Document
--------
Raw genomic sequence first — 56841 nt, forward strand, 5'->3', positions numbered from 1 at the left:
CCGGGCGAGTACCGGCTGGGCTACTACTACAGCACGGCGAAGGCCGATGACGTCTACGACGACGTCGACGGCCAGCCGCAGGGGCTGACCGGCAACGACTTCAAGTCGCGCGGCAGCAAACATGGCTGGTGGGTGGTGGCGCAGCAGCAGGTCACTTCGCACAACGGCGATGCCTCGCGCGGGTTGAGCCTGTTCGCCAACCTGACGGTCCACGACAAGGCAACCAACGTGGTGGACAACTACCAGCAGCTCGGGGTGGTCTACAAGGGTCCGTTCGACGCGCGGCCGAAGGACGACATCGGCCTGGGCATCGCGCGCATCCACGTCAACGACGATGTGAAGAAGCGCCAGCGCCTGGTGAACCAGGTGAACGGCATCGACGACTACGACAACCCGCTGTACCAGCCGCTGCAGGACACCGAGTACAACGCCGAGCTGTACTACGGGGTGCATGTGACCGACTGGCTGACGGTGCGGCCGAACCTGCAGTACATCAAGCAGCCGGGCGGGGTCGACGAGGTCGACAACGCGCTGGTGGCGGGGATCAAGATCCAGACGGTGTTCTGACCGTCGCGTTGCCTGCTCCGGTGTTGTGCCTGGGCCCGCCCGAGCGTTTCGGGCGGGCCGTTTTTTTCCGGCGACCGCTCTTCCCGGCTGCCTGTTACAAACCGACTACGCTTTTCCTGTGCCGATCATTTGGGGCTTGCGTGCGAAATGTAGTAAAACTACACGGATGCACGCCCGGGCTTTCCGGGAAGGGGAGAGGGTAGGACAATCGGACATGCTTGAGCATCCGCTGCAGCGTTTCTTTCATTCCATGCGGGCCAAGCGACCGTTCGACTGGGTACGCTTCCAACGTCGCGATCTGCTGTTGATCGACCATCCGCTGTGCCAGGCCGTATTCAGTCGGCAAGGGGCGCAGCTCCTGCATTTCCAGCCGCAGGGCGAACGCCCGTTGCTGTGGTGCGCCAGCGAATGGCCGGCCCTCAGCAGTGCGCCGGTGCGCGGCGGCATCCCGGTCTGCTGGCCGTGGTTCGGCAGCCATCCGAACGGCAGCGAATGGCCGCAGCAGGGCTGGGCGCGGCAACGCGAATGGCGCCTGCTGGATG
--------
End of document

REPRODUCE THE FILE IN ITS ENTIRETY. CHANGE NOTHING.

Raw genomic sequence first — 56841 nt, forward strand, 5'->3', positions numbered from 1 at the left:
CCGGGCGAGTACCGGCTGGGCTACTACTACAGCACGGCGAAGGCCGATGACGTCTACGACGACGTCGACGGCCAGCCGCAGGGGCTGACCGGCAACGACTTCAAGTCGCGCGGCAGCAAACATGGCTGGTGGGTGGTGGCGCAGCAGCAGGTCACTTCGCACAACGGCGATGCCTCGCGCGGGTTGAGCCTGTTCGCCAACCTGACGGTCCACGACAAGGCAACCAACGTGGTGGACAACTACCAGCAGCTCGGGGTGGTCTACAAGGGTCCGTTCGACGCGCGGCCGAAGGACGACATCGGCCTGGGCATCGCGCGCATCCACGTCAACGACGATGTGAAGAAGCGCCAGCGCCTGGTGAACCAGGTGAACGGCATCGACGACTACGACAACCCGCTGTACCAGCCGCTGCAGGACACCGAGTACAACGCCGAGCTGTACTACGGGGTGCATGTGACCGACTGGCTGACGGTGCGGCCGAACCTGCAGTACATCAAGCAGCCGGGCGGGGTCGACGAGGTCGACAACGCGCTGGTGGCGGGGATCAAGATCCAGACGGTGTTCTGACCGTCGCGTTGCCTGCTCCGGTGTTGTGCCTGGGCCCGCCCGAGCGTTTCGGGCGGGCCGTTTTTTTCCGGCGACCGCTCTTCCCGGCTGCCTGTTACAAACCGACTACGCTTTTCCTGTGCCGATCATTTGGGGCTTGCGTGCGAAATGTAGTAAAACTACACGGATGCACGCCCGGGCTTTCCGGGAAGGGGAGAGGGTAGGACAATCGGACATGCTTGAGCATCCGCTGCAGCGTTTCTTTCATTCCATGCGGGCCAAGCGACCGTTCGACTGGGTACGCTTCCAACGTCGCGATCTGCTGTTGATCGACCATCCGCTGTGCCAGGCCGTATTCAGTCGGCAAGGGGCGCAGCTCCTGCATTTCCAGCCGCAGGGCGAACGCCCGTTGCTGTGGTGCGCCAGCGAATGGCCGGCCCTCAGCAGTGCGCCGGTGCGCGGCGGCATCCCGGTCTGCTGGCCGTGGTTCGGCAGCCATCCGAACGGCAGCGAATGGCCGCAGCAGGGCTGGGCGCGGCAACGCGAATGGCGCCTGCTGGATG